May 1986

Document Type


Degree Name



Dept. of Materials Science and Engineering


Oregon Graduate Center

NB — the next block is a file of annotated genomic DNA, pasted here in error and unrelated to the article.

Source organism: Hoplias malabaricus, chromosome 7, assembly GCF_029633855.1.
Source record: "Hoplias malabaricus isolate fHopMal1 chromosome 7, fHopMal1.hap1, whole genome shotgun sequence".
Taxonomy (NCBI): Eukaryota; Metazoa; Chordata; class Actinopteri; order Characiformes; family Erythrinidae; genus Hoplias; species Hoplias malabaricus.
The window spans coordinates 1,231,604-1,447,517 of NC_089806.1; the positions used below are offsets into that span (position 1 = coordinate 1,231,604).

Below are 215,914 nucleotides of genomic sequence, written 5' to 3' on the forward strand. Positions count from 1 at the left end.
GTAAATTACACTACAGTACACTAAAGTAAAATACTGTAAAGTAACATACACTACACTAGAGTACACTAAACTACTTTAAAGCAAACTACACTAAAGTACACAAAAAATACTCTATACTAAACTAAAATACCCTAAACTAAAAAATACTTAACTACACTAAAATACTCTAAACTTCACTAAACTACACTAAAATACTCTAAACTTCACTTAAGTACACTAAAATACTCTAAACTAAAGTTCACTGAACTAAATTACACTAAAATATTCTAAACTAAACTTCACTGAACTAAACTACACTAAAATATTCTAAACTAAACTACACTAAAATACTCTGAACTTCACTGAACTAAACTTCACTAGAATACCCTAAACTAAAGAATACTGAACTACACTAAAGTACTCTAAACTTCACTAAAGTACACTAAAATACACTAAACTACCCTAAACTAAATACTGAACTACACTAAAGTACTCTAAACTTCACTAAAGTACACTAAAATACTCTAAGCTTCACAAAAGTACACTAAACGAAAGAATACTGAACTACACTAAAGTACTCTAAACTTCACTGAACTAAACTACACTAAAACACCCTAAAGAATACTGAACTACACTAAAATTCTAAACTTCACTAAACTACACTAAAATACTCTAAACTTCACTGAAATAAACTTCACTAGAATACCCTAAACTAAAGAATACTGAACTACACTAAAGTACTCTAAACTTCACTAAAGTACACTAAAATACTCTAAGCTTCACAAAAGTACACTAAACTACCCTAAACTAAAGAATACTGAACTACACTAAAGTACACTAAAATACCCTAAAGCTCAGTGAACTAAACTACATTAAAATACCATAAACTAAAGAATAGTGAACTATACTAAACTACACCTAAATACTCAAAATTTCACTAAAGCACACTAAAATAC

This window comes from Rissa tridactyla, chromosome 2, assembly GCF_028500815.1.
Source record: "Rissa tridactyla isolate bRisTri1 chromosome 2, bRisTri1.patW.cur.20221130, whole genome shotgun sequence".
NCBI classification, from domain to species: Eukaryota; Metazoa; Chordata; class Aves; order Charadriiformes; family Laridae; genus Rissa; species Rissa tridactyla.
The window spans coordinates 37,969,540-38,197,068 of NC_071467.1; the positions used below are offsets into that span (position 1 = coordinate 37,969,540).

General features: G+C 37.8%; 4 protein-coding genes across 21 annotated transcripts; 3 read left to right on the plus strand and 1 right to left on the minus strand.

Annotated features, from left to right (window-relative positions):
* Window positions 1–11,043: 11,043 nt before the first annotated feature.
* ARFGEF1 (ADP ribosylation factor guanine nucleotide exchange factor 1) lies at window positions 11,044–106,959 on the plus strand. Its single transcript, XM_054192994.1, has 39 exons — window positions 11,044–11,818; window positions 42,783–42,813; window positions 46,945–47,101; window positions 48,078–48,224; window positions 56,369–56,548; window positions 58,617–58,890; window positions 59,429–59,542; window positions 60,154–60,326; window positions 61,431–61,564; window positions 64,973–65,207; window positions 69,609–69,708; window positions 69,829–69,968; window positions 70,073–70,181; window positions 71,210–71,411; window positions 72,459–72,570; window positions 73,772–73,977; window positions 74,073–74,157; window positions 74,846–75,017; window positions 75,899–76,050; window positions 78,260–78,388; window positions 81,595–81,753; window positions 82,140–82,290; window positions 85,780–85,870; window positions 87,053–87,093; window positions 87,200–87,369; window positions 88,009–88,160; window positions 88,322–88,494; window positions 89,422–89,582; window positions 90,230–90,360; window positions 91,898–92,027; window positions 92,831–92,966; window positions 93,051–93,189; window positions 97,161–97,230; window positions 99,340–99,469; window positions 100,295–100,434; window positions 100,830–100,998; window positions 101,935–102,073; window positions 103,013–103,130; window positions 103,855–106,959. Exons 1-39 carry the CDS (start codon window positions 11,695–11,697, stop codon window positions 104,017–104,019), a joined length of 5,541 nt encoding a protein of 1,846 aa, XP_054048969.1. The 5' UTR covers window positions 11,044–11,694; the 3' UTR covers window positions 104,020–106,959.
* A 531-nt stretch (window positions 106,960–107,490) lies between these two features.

Barium titanate has a wide variety of applications, due to its ferroelectric, dielectric and piezoelectric properties. Some of these applications are as transducers, memory, delay line and capacitors. Due to its high dielectric constant barium titanate is by far the most widely used material for multi layer ceramic capacitors. Degradation is still a common malady in this material even after the many reported studies. A majority of the previous studies were not carried out on thermodynamically defined samples. In this investigation thermodynamically well defined and high purity BaTiO3 with various Ba/Ti ratios and BaNi[subscript x] Ti[subscript 1-x]O3 with x = 0.005 to x = 20 at. % were prepared by the liquid mix technique. The observed X-ray diffraction pattern for BaTiO3 showed very little change in lattice parameter with Ba/Ti ratio whereas Raman spectroscopy was very sensitive to these small changes from the stoichiometry. Nickel solubility was estimated to be 1.5 at. % Ni in BaTiO3 at 1275° C. The solubility of nickel was also found to be a function of sintering temperature where higher temperatures led to lower solubility. By X-ray diffraction and Raman methods it was shown that the second phase formed at 1.5 at. % Ni doping is a hexagonal BaTiO3. The Raman method has shown that this hexagonal phase has a different lattice dynamics than the hexagonal phase which is formed in pure BaTiO3, though X-ray patterns are the same for both these phases. Temperature dependent Raman spectra showed that the room temperature Raman spectrum of barium titanate is a combination of first order and second order scattering processes. Electrical conductivity measurements between 200 and 550° C have shown that in this temperature range, the conduction was by a band process and it was predominantly electronic in nature. The band gap for undoped stoichiometric barium titanate was found to be 2.74 ± 0.05 eV. The electrical conductivity with the different Ba/Ti ratios and various amounts of Ni doping was measured between 850 and 1100° C and between 10° to 10[superscript -22] atm. of oxygen. The. effect of nickel doping on the conductivity was observed for small doping (0.0005 at. %). For the 0.01 at % nickel doped sample the conductivity was proportional to P [subscript O2] [superscript - ¼] between P [subscript O2] [superscript 10 - 8] and 10[superscript -22] atm. indicating the dominance of the acceptor dopants. As the nickel increased the minimum in the conductivity and thus the n to p transition was shifted to a lower partial pressure of oxygen and the p-type conductivity increased. For the 1 at. % nickel doped sample electronic compensation was observed. At 900° C and 10[superscript -13] atm. of P [subscript O2], nickel changes valency from +3 to +2. Nickel substituted on the titanium site in the barium titanate lattice with +3 valence. For BaTiO3, the data were found to be proportional to -1/6 power of oxygen partial pressure for the pressure range 10 [superscript -8] to 10[superscript -22] atm., and proportional to P [subscript O2 [superscript +¼] for the oxygen pressure range > 10[superscript -4] atm. The deviation from the ideal Ba/Ti ratio was found to be accommodated by neutral vacancy pairs. Pure BaTiO3 with various Ba/Ti ratios showed little degradation at 10 kv /cm. stress at 250° C, but as the Ni increased the resistance to degradation decreased. Resistance to degradation was found to be sensitive to the Ba/ (Ti + Ni) ratio. When this ratio was greater than unity the samples have high degradation resistance. This study did not show any correlation between the degradation and the migration of oxygen vacancies towards the cathode. Microscopic observation did not yield information about the second phase, (10 to 20 at. % nickel doped samples) mainly due to the poor contrast between the two phases, although two different methods of etching were employed. The Raman technique however showed promise that it can make in situ structure and phase determination nondestructively. In the Raman spectra of reduced barium titanate an extra band at 820 cm [superscript -1] has been observed. This band was correlated .to the presence of oxygen vacancies.





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